Big Hole Basin News (Wisdom, Mont.) 1912-1925, March 26, 1925, Image 3

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t Copyrlfht by Cbarlt* Boribotr'i flou Sunday passed and Sunday night; Monday nud Monday night. Judith knew that she had accomplished noth­ ing, except perhaps to make Ruth be­ lieve that she was very much of a coward. In Ruth's mad brain that was little enough, since this did not allay her cunning watchfulness. Then Judith begun to do something else, something actively. Just to be oc­ cupied, was something. Her fingers selected the largest, thickest brunch from her bed of fir-houghs. It was per­ il iis a couple of inches in diameter and heavy, because it was green. Si­ lently, cautious of u twig snapped, she began with iter fingers to strip the brunch, tough and pliable. Then the limb must be cut into a lengtli which would make it a club to be used in a cramped space. Site found a bit Mad Ruth, Lighting the Lantern, Had Dropped a Goad Match. of atone, hard granite, which had scaled from the walls and which bad « rough edge. With this, working many a quiet hour, she at last cut In two the fir-hough. She lifted It In her hands, to feel the weight of It, before she thrust It under her bed to lie hid den there against possible need. Poor thing as It was, she felt no longer utterly defenseless. Once Mad Ruth, lighting the lan­ tern, had dropped a good match. When she had gone, Judith secured It hastily, hiding It as If It were gold, rili* knew that now and then Mad aiutii went down the cliffs and to the tesbis across th« chasm. Always at night and at the darkest hour. When she heard her go, Judith rose swiftly and went to the heavy door. Always She found It locked; her shaking St It hardly budged the heavy timbers, fiat though she could not see It, she studied it with her fingers until she tied 8 picture of K in her mind. A picture that only Increased her bope- lessneaa. Barehanded she could never hope to break It down or push It aside. And above It and below, and on each ¡side, were the solid walls of stone. #he no longer knew what day it was. 15be scarcely knew if It were day or Bight, But, setting herself something to do «« that she would not go mad, tnad as Mod Ruth, she secured ftfr herself another weapon. Another bit M stone which fctr groping fingers had fetnd and hidden with her club; a lasted, a|Jy rock half the size of a man’s head. Some little scraps .of tmead and moat, hoarded from her «canty meals, she hid in her blouse. \if I could stun her, Jast stun her,\ *e *et hrto ft» w*y ®f Whispering to herself. 'Hot kill her outright- lust stun her ---- ■** At last, seeing that she must work #ier p m salvation with the crude •capon» given her, Judith told her *uK that she eosld wait so longer. Another day and another and she would he weak from the confinement jmd pair food and iferresa, wakrfa* h e m . She must act -while the muagth was Si her. And. if Trev­ ors had apUkcB the truth, tf there were a n to dsalw«howts4de— ires, She must A r t t a r astod to that o * S ¿to» e a r n to i t . Jtad IMS» wan gome acidw, a f t 9a- 4HS ft* * « f H e «Mac dooa, ta r Op* n u t —and there night be eth­ ers. She stopped ba?k to her bed, hid the two weapons sad waited. She mart make no mistakes now. The door was flung opens, Outside It was dark, pitch-dark. But evident­ ly the nun entering bed no fear of being seen. He threw down a bundle of dry fagots, and set fire to them. The blase, leaping up. casting wav­ ering gleams to where Jndlth stood, showed her plainly the twisted, ugly face of Qulnnlon, his red-rimmed eyes peering at her, filled with evil light. ‘Uhe better to see you by, my dear I\ was Qulnsion’s w ord of greet­ ing. Judith made no answer. She drew a little farther back into the shadows, a little closer to the things she had hidden among the fir- branches, “Ho,” sneered Qulnnlon, his mood froth the first plain enough to read In the glimpses of his face and In the added harshness of his voice. “Timid little fawn, huh? By G—d, a man would say from the bluff you put up that It was all a dream about ilndin’ you an’ the han’some Lee in the cabin together! Stan’ off nil you d—n please; I've come to tume you, you little beauty of the big innocent eyes!” Not drunk; no, Quinnion was never drunk. But, as he came a step closer, (he heavy nir of the cave grew heavier with the whisky he curried, whisky enough to stimulate the evil within him. not to quench It. “Stand buck !\ cried Judith, with n sharp Intake of breath. “I want to talk with you, Chris Quinnion\ “So you know who 1 am, do you? Well, much good It'll do you.\ “I know who you arc and what you are,\ sin- told him defiantly, suddenly sick of her long hours of playing baby, knowing at the moment loss four than hatred and loathing. “Listen to me: Bayne Trevors lias conn* out in the open at last; lie has made his big play and Is going to lose out on It. Your one chance now Is to let me go and to go yourself. Go fust and far, Chris Qulnnlon. For when the law knows the sort Bayne Trevors is and how you have worked hand and glme with him, it will ki -w just bow mtirh his word was worth when tie swore you were with him when fattier was killed! Coward and our and mur­ dered !\ Qulnnlon laughed Rt her “Little pussy-cat,\ lie jeered. “You’ve got claws, have you? And you spit and growl, do you? Want me to let you go back to tliut swaggering lover of yours, do you? Buck to l ee ----- \ “That's enougti, Quiunion,\ she said sharply “Is It?\ Fie laughed at her again, and again came on toward her, the red rimmed evil of his eyes driving quick fear at last Into her “Enough? Why, curse you and curse him, I haven't begun yet! When I'm through with you I’ll go fast enough. And he can have you then un' d—u wel­ come U him I” “Stop!\ cried Judith. Ills laughter did not reach her ears now, hut as he kicked the fire at Ids foot and the flames leaped and showed hlg face, she rend the lnitgliier in his soul; read it through the gleam­ ing eyes, the twisted mouth, which Showed the teeth at one side In a hor­ rible leer Ills long arms thrust out before biro, he came on. “Oh, my t l - d 1\ cried Judith. “My G~-d!\ iTlien suddenly she wns silent She thought that she had known (lie ut­ termost of fear and now for the first time did she fully know what terror was. His strength was many times her strength, his brutality was un­ bounded, she was alone with hint- There was no one to cull to, not even Ruth, the mad woman. She was shaking now, shaking so that she could barely stand. Quinnion came on, his long arms nut. . . . She felt the strength die out of her body, *gr®w f°r 8 moment blind and dizzy and aids She tried again to call out to him, to plead with him. But her voice stuck in her throat. He was gloating over her, a look strangely like Mad Ruth’s In his eyes. Good G—d! Ha was like Mad Ruth; the same eyes, the same lo$g, power­ ful arms, the same look of cunning! In a flash there came to her a suspi­ cion which was near certainty: tills man was blood of Mad Ruth's blood, boDe of her bone; her son, and, like her, tainted with madness. He shot out a long arm, his hand barely brushing her shoulder. She shrank back. He stood, content to pause a moment, to gloat further over her. “You little beauty,” be said, pant­ ing. “You little white and pink and brown beauty!” Judith had shuddered when he touched her. Rut a strange thing had happened to her. Hi* touch had angered her so that she almost for­ got to be afraid, angered her so that the loathing was gone in white hot hatred, giving her back her old strength. Mow, though he had the brutal force of a strong man, Quinnion did not have the swiftness of movement of an alert, desperate gin. Before he could grasp her motive She leaped to­ ward M b and toward the bed of boughs, found the ragged stone, and lifting H Ugh above her head flung It fUB tute Us face. The man staggered' ta t L crying out to throaty harshness, • O f et Wad rug*. But he ¿id not ton, H i not pause more than a brief tog the blow fatt « gt<M the faets. j Qvrn.-i» rccbtl hook, stumbled at aa - oru'Mii spot 1« the rock floor, bal­ anced. almost failing. . . . Only a mi/iucar he held thus. But there was a chance to pass him to tire narrow way. atwb she- took her chance, her heart heating wildly. And as she shot by she struck n^nfn. She heard him after her, shouting curses stumbl ing a in t ie, coming on. The door wns open, thank God, the door was open! She shot through, if she could but take time to close it! But there was no time for that; be was almost at her heels. And out­ side was the ledge and the dizzy climb down. If she slipped, if she fell, well. It would just ho a clean death and noth­ ing more. Quinnion was but a few Steps behind her. lie had not fired. Had he perhaps dropped Ids pun back there In the darkness? Or was he so sure of taking her, alive and strug­ gling. into Ids anus In another mo­ ment? Sim was on the ledge. It was (lark, pitch-dark. But she found a hand­ hold. threw herself (lot down anti thrust her feet out over the ledge, less afraid of what lay below than «hat came on behind her. She was grip­ ping the ledge now with her bunds, already torn and bleeding, her feet swinging, touching sheer rock wall, slipping, seeking a foothold. Quinnion was just there, above her. She must move her hands so that he eottld not reaeh her. It seemed an eternity that she bung (here, seeking a plaee some­ where to set her feet. Site found It. another lesser ledge whieli sill1 lmd all.mst missed, and knew that tins way she had liamhered upward w till Itavne Trevors if she eetihl only find another step and an oMit-r hefore Quinnion came upon her! She held her rluh in ner I eel It; she llillsl not lot that go Quinnion vv:m over the ledge, fol low illg her Slo- heard III-- heavy wspere» nice. She kj*w her wu* down so perfectly, her heart was m filled with auttiattok that Auger n s | nothing to her. I I>own and flaw« ettwtad Judith, caution wedded to haste, as she told , h eneif that she bad a chance yet, I that that chance must not he tossed j. »way In a fail, though it were hut a j few feet. She must have no sprained ¡ ankle if she meant to see the sun rise - tomorrow, i The flush had brightened to the sky whore the moon was so near the ridge. The moon. too. had joined In ; live race; with one quick glance to­ ward it. Judith again discarded cau­ tion for haste. She must get down Into the floor of the canyon before the moonlight did; she must be running before its radiance showed her out to Qulnnlon and Ruth. Her hands were cut and bleeding, her heart was beating wildly, already her body was sore and bruised. But these things site did nut know. She only knew that Quinnion was still coming on above her, and coming more swiftly now, quite as swiftly as she herself moved, since ills feet, too, were in the hotter trail; that Mad Rutli hud completed the descent across the chasm and by now must be crossing I he stream upon some fallen log or rude bridge: Unit one minute more, or perhupa two, would decide her fute she could see the stream, glinting pah-ly in the starlight It seemed very tear; Its thunder tilled her ears. Hawn siie went and down, down un­ til at last she was not ten feet above lis surface, with a strip of gently sloping bank lust under her. She stepped, took firm hold upon u knob of boulder, prepared to swing down ami drop to the bottom And, ns she stooped, she heard a little whining moan just under her and straight­ ened up. tense mid terrified Mini Kuth wns then- before tier, Mud llulh was wailing pernio chunetfs rn 1 1 ! 1 1 1‘1 1 * 1 1 ril v - In tiia-le her w ay on and <!-■ vv II She found siant handhold and. almost falling, dropped her elab. heard 1| strike, siri-e a>inin Blitrli as ibe ntirld w is, its glo'-ei vv ¡i\ loss than tliut of the cavern t\ w hich Jnd'th laid grown ae ms! oiiied little hi little she began In make out tin 1 broken surface of the elilTs The rh-.siu to low was a pool of ink: above were the little stars, in the eastern sky, low down, was a promise of the rising moon The surge of quickening Impe eaine Into her heart, llttil she hurt Quin- nlon more than she laid guessed’ For, slowly as she made Iw r hazardous way down. It seemed to her that Quin­ nion eame even more slowly Could slip but once get down into the gorge below, could she slip along the course of the racing stream, she might run and tlip sound of her steps would be lost even to Iter own ears In tho sound of the w a ter; llte sight of her flying body would lie lost to Qiiln- nion's eyes. Then she beard him laughing above her. Laughing, with a snarl and a curse in ids laugh, and something of malicious triumph. Was be so cer­ tain of her then? “Ruth!’’ called Quinnion. “Oh, Ruth! The girl's geltin' away Goin' down the rocks. Head her off at the bottom.\ Judith had found, because her fate was good to her, the long slanting (■rack in the wail of rock up which she bad come that day with Bayne Trev­ ors. There was still danger of a fall, but the danger was less now than it had been ten seconds ago. She could move more swiftly now and confidence had begun to come to iter that she could elude Quinnion. But now, suddenly, she heard Mad Roth's voice screaming a shrill answer to Quinnion's shout; knew that Ruth had been in her cabin across Ihe gorge and was running to intercept her at the foot of the cliffs. ■Weil, still there was a race to be run and the odds not entirely uneven. Ruth must descend the other side of the canyon, get down into the gorge, make the crossing, which, so far as Judith knew, might be farther up or farther down stream, come to the cliffs Below Judith before Judith her­ self made her way down. Again Judith took what risks the night and the rocks offered tier and thanked God In her «ertrt that It was given her to take a chance to the open, to nee her own muscles to her ov* fight, not to lie longer, playing the part of a do-nothing. Now and then, »crow the void, there floated to her a little moaning cry irons the road woman's Dps. Now and then she hear« a corse fro» <hdaa£e« fihewe: the wailing figure, striking with tier bents eti Mad Itnlli's ample shoulders A scream of nitre frem Until, a little, strangMog cry from Judnli ami the t vv e fell tey-ethei Kuth clutched US she w ent ilmv n ami a hand (dosed ever the (rids ankle Judith rolled, struck lignin with the free beet twisted sharply and felt the grip tern loose from tier ankle. She was free Stie jumped up and ran and knew Hint Ruth was running Just behind her. screaming terribly Judith felt, and her lienit grew sick within iter. Rut again she was up Just us Ruth's hnml clutched at her skirt, clutched and was tern uwtty as Judith ran on. Quinnion cursed from above as site had net yet heard hint curse. Ruth reviled both lmr uud Quinnion for hav­ ing let tier go Judith was running swiftly and felt that «lie, could get the better of the heavier, older woman In a race of tills sort. She stumbled and fell, and fear again gripped her; It seemed so long before she could rise arid clamber over a fallen log and race on But the darkness which tricked her pro­ tected her at the same time, playing no favorites now. Ruth, ton, had fallen; Ruth, too, was frenzied at the brief delay. Stumbling, failing, rising, stagger­ ing back from a tree Into which she had run full tilt, bruised and torn, the girl ran on. At every free step hope shot upward in her heart; at every fall she grew sick with dread. (Continued) LEGAL ITBLICATIOV IN THE DISTRICT COI’RT OF THE FIFTH JUDICIAL DISTRICT OF THE STATE OF MONTANA, IN AND FOR THE COUNTY OF BEA VERHEAD. In the Matter of the Estate of Rob­ ert Ellis, Deceased. Order to Show Cense Annie E- Nelson, the administrat­ rix of th# estate of Robert Ellis, de­ ceased, baring filed her petition herein praying for an order of sale of real estate of said decedent, for the purposes herein set forth. It is therefore ordered by the nadenfigsed Judge of saJd Court, that all persons interested to the estate of said de­ ceased, appear before the said Dis­ trict Court on Saturday, the 28th day of March, 1525, at 18 o’clock a. » . of said day. at the court room of said Court, to show cause why aa order should not be trusted to the said administratrix to sen the reel estai* r t said deceased at private sale; and Chat a copy of this order be published for at least four meeeusNe weed» to The Big Hole Baton Neva, a newspaper printed txS pabttohed fa said eew ty aad otato. Dated m a febraary 11, | f t f . HLNRY G. JCODeratS ill'll ilnna. licni'd It mi .‘Ur ■une hcr CHAPTER XV llgil II Slu »as D su s ,’U l su sk i\ ly. and Quinn inn U t> ulii >!!\» 1 llO « il y licit cr Ilian sil.' inni 111 »m ild A lone in the Wildernest Null c ludte r time in tilt Mn 'I. And Q mm UII »11s ('inning mi She s. 10 INllM -d nini Uns l*UA cv lodge » 11H U <1111 - n; ! 11 Imi wet'll Ille t» » Al cacti ii slant sht- w ’in!;- ■cd If II Of Ihc a. SI 0 Ilei, r 1 Quinnion Imigti » IT H In be Ilei' 1, sf. ff she «oro fu id- in he 1 ■ u 1,11,1 heard Itulh lug In fall If a SU ifl irup I lll'IHN' Il “( lh Gnd idp la ■\ whispered Ju ihc i|;l I’ll lies K » IN’ ’■ i 1 1' t i D t ; d nf lue ' d illi “( |G|| hcl p II o rm« s iddclily there U Hs s. !! l't’U incili in Tlioi d wns fin (ili o' lo hesitate If the girl's 1roust fur lui l'ftl nf (Tins she s i n m ! hure, Q m union «m ild In a Qui inn m. n tillo 1 W RS i « I l II II»' umilici i « n i l IdN II ■ms about lier , It Invi cf lift Sin u ■mit ■ 1 If SCO Ibc she di npped de» n she would lip In aun runic Ip ngl tn. sill W i Id d i Ilio the Ir ■HZ I'll i lin d i of Mad Ruth K» C d In-cut h cf 1 t ’ ill u n in lier le k A secnnd Sili’ rmo’iidi, peering teils . the h 'inily >r u si Mht «nl'ld III du» n nln !h e g|nn| i helo» her seek lier cy cs Kill- III ■ni;M . r i ’i d Leo Ing I\ make nifi II» form of the mar) (' IngiNg In tho i'iM'isS h.) U'Mlg nil » ulna 1 'i'll! n sho (IM not merely desi I d ' l l 1 el > lllk il R S* MfV nf ills drop, Hit |ll nped, unding fa ir upon CHASsR. MILLER Wisdom F. 0- Kante F U k - trtjg Home fer&d rigkt sbvldr i J. C. WHARTON P o s t office G ti­ tans, Montana. Range, Mussig- brod crk. Horse sa^e right shl'r STOKANE RANCH 181 A. 0. Onserud, proprietor. P. ■ 9 O- address Wisdom, Montana. Horae brand on left shoulder. Cattle brand K half diamond on the left side. TOPE BROTHERS iesse and John. P. 0. Wisdom. Ranch m Northfork. Cat ie brand same on -¡glit hip. JORGEN JORGEN? Wisdos Cr tic range S' i ck to Sqi .w el, Ilorse br’d {K n W 1» AuaconAa, atwt. town taut of French gulch to L a March «reek. ~ For Cattle for Home ....... ¡Loft side rtC Left ghetti 1 Left Up JT Lett shoul Left side -jr Left hip Right side IRA WALKER Warm Spgs. right tin gli, fa* Range, Stanley LEROY ARNOTT Room I’. 0 KB Horse brnd i BM left thigh Runge Fishtrap to Mussigbrod. HARRY Q. DAVIS Cattle brand same Harry U. Davis. Jackson, Mont, on right riba. Range on Rloody ____ Dick and Rig Hole river. HANS JORGENSEN Postoffiee dom. iye- Kiivl r --(. Squaw ere-« Horse bind e same as cattle, on thigh. K N JON'EH Cattle, right nhs Hornes name tell shoulder I’ustidUee ttvlvlniss Wisdom, Montana. GEORGE PARSONS P. 0 Wisdom. Range Tie creek to Musslgbrod. Horses same on left thigh WM, MONTGOMERY Postoffice, Wig dom, Montana. Horse b’ud LO left stifle HUNTLEY CATTLE COMPANY Carl II. Hunt- ley, mgr, Wis­ dom Horses lft Spool brand also and on left shldr for horses. THOS. PENDERGAST P. 0. Wisdom. Range east side. Horses branded same oa tbe left (shoulder. PETERSON-OLSON P. 0. Wisdom., Mont. Range be tween Fox and Stanley guleh. Horse brnd the ■mate, lft thigh. DAN PENDERGAST Postofflee Jack- son; runge from Swamp creek to Lake. MAX C. LEWIS Fishtrap, Mont Dewlap with this brand; also. SI right ribs, upper bit end underhtt right ear. AS H o n e s a « e « * left Mir. P. 0 . ta*»% SfBfto Horses the safe. Range f r o m Steele creek. P. 0. Anaconda. W. 8. TASH ,F. 0. Bannack. Range Elkhorn and Grasshopper Horses branded same left shoul­ der. HIGHLAND RANCH Dorset's samo on loll, shoulder J H Robbers Wisdom $10000 R E W A R D $100.0« Big Hole Basin Stockmen’s asso­ ciation will pay the above sum for the arrest and conviction of anyone who tampers with fence or gate or tresspasses upon the feed lota at Wisdom. |g-tf 9100 REWARD The Southern Montana Telephone Company will pay $100 for the ar­ rest and conviction of party or par­ ties who shoot the toll line wire; cv information leading to the arrest and conviction of anyone mutilating or destroying any pole, line or other property belonging to the said com* •any H R Capehart, Local Man- iger l«-tf I KEEPING WELL : | THE PROBLEM OF | THE MORON A Dlt. t H H > I H I ( K K. liHEEJI A lUdltor of “HE. 4 I.TH” Tk/Tl GH Is being said In the new»- papers ulmut nmnuis. One might he led to Relieve that this was a new condition which had only recently arisen. Yet “moron\ is only the present day uame for “feeble­ minded.\ There tins always been a certain amount of feeble mindedness or mental defeel I veness, just as there has al­ ways been a certain amount of phys­ ical defectiveness. Feeble-minded persons are those who lack one or move menial traits which are possessed by normal persons and which are necessary In social relations. As society becomes more complex and exacting, the number of persons un- aide to comply with the Increasing so­ cial conditions mituraliy Increases, Menial defectiveness Is due to somu parental or Infantile condition. , There are just two problems in thu treatment ami care of these defectives. Tiie first is one of classification— how can tbe mentally defective person be distinguished from tbe mentally normal person? In marked cases this Is easy. It is the so-called “border­ line\ cases that are difficult. The old English legal definition of a feeble-minded person was very sim­ ple. He was a person who could not count 20-pence or who could not tell who was his father or mother. That was good enough for those days. Many elaborate mental tests havu been devised for detecting and measur­ ing feeble-mindedness. None of these is absolutely accurate. FeeWe-mindedness shows Itself la many ways. The individual may be color-blind, word-blind, or figure-blind. Fie may have defective memory, defec­ tive or uncontrollable emotion», defec­ tive or uncontrollable temper. This does not mean that every color-blind person fa mentally defective nor that every mentally defective person Is col­ or-blind. It does mean that mental defectiTenes* show* Itself In sou» form of defective senses or mental processes, la prehistoric timet nature end the struggle ter existence disposed of most e fthe defectives. Toduy w* ae* pcoleettog Heat « 8 «ring for the» to toutitutiMs where fta need Pt eoaffittf « fflt toe MtiSto toW to TMsoeed. toe hew# eta» tours*« tout to* «¿he» type to totMo- H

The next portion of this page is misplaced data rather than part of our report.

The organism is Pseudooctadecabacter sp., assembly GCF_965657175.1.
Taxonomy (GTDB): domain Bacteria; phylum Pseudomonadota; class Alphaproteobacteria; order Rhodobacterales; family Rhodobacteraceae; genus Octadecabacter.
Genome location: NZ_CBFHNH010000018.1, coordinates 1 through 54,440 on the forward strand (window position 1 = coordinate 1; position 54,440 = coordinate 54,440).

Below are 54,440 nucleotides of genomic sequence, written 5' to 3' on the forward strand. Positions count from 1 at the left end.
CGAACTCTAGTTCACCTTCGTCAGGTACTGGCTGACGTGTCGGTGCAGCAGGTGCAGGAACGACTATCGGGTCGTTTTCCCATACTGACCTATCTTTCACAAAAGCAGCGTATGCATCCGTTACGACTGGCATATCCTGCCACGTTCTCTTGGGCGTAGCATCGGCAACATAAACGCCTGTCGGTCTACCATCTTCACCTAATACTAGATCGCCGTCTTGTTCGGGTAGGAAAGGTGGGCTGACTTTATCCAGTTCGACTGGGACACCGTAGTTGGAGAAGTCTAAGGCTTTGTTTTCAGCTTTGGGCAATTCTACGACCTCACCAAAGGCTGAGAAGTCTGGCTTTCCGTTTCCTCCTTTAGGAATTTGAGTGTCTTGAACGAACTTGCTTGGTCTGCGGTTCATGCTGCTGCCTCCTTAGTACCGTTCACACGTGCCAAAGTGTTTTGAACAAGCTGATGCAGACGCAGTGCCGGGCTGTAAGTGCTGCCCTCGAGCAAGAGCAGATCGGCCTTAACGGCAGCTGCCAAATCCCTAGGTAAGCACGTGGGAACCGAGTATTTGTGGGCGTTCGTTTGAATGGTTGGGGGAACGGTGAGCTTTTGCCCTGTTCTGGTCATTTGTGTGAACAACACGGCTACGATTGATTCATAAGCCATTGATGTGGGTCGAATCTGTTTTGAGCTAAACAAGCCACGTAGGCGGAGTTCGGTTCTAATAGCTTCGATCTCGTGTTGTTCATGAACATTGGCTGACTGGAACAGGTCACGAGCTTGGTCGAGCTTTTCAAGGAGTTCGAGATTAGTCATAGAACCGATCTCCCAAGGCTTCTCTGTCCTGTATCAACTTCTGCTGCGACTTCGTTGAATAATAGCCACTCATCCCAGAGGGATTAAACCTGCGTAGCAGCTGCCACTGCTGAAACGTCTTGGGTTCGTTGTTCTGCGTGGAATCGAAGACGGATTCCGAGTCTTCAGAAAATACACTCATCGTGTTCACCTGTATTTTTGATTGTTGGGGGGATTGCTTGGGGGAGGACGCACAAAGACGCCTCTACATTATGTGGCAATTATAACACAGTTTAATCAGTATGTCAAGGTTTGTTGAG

Big Hole Basin News (Wisdom, Mont.), 26 March 1925, located at <http://montananewspapers.org/lccn/sn85053312/1925-03-26/ed-1/seq-3/>, image provided by MONTANA NEWSPAPERS, Montana Historical Society, Helena, Montana.